Finally, FDA provided examples of mobile apps that are the focus of the agency's regulatory oversight. These apps meet the definition of a medical device, and they pose a significant risk to patient safety if they do not function as intended. Examples include apps that connect to an existing device for the purpose of controlling its operation, function, or energy source; apps that are used in active patient monitoring or analyzing patient-specific medical device data from a connected device; and apps that transform a mobile platform into a regulated medical device. The updated guidance did not address regulation of CDS software.

Provision

Section 3060 amends FFDCA Section 520 to exclude certain types of health software from the FFDCA definition of medical device, including products that provide a variety of administrative and health management functions; electronic health record technology that creates, stores, transfers, and displays patient information; and software that interprets and analyzes patient data to help make clinical diagnosis or treatment decisions (including CDS tools). In general, this would preclude FDA from regulating these products as medical devices.

However, Section 3060 creates an exception allowing FDA to exercise regulatory authority if the agency determines that the use of the software "would be reasonably likely to have serious adverse health consequences" based on specified criteria. One of the criteria is the likelihood and severity of patient harm if the software were not to perform as intended. The exception would apply to EHR systems (and other software that simply creates, stores, transfers, and displays data), as well as CDS and other analytic tools.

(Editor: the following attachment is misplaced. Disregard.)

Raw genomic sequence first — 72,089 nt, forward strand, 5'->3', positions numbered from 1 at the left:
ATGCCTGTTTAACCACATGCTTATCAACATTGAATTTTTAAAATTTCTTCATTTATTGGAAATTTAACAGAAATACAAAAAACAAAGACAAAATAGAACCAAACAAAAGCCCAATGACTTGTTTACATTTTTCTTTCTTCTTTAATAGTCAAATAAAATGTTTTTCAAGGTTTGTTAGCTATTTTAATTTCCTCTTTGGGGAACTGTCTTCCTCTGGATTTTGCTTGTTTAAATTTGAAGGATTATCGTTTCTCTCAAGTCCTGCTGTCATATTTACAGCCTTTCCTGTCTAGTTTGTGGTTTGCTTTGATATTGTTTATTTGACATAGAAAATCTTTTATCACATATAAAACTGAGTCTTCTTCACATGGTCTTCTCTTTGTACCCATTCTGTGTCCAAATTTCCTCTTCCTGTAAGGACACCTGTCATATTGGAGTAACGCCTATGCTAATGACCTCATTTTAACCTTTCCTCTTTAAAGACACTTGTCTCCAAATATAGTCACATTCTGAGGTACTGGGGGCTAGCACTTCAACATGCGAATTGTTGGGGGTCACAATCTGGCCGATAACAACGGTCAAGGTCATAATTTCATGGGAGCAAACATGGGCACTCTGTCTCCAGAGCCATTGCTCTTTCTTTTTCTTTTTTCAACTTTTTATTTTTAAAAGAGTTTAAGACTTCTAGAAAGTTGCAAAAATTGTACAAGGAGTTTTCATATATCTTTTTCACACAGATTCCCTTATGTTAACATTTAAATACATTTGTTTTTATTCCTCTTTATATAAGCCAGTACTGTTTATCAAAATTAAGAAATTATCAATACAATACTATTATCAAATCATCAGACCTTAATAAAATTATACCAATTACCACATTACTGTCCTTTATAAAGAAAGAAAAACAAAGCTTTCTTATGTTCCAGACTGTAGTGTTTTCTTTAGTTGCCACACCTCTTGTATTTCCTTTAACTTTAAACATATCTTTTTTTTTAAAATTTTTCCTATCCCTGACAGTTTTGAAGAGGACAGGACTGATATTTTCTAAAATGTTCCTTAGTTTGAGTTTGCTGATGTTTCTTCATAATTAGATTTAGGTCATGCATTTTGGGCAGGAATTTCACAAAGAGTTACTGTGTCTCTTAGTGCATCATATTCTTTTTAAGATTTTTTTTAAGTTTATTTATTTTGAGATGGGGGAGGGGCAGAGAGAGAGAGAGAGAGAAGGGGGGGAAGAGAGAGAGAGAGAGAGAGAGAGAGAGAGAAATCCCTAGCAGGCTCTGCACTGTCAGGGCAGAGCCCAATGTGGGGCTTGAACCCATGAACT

Section 3060 requires the HHS Secretary to report, within two years of enactment and biennially thereafter, on the health risks and benefits associated with software determined to be excluded from the medical device definition, and a summary of the impact of such software on patient safety.

Finally, Section 3060 amends FFDCA Section 513(b) to require the HHS Secretary to classify a health software accessory based on its intended use, "notwithstanding the classification of any other device with which such accessory is intended to be used."

Subtitle G-Improving Scientific Expertise and Outreach at FDA

Section 3071. Silvio O. Conte Senior Biomedical Research and Biomedical Product Assessment Service

The Silvio O. Conte Senior Biomedical Research Service (SBRS), established in PHSA Section 228, is a special hiring mechanism used by the HHS Secretary to attract and retain accomplished scientists to work in Public Health Service (PHS) agencies. It is not subject to civil service requirements under Title 5 of the U.S. Code, and it is distinct from other PHS hiring mechanisms, such as the PHS Commissioned Corps. SBRS requirements are as prescribed in law and regulation (42 C.F.R. Part 24). Currently, SBRS is limited to 500 members, who are accomplished doctoral-level scientists in biomedical research or clinical research evaluation. The rate of pay may not exceed that for Level I of the Executive Schedule (currently about $206,000 per year) unless approved by the President. The HHS Secretary may contribute up to 10% of a Servicemember's pay to that person's already established retirement system at the institution of higher education at which the member had been employed.

Provision

Section 3071 renames the SBRS as the Silvio O. Conte Senior Biomedical Research and Biomedical Product Assessment Service (the Service). It increases the number of authorized members to 2,000 and adds "biomedical product assessment" as a desired field of expertise. It clarifies that the HHS Secretary is not required to reduce the number of employees serving in other HHS employment systems to offset the number of new employees in the Service.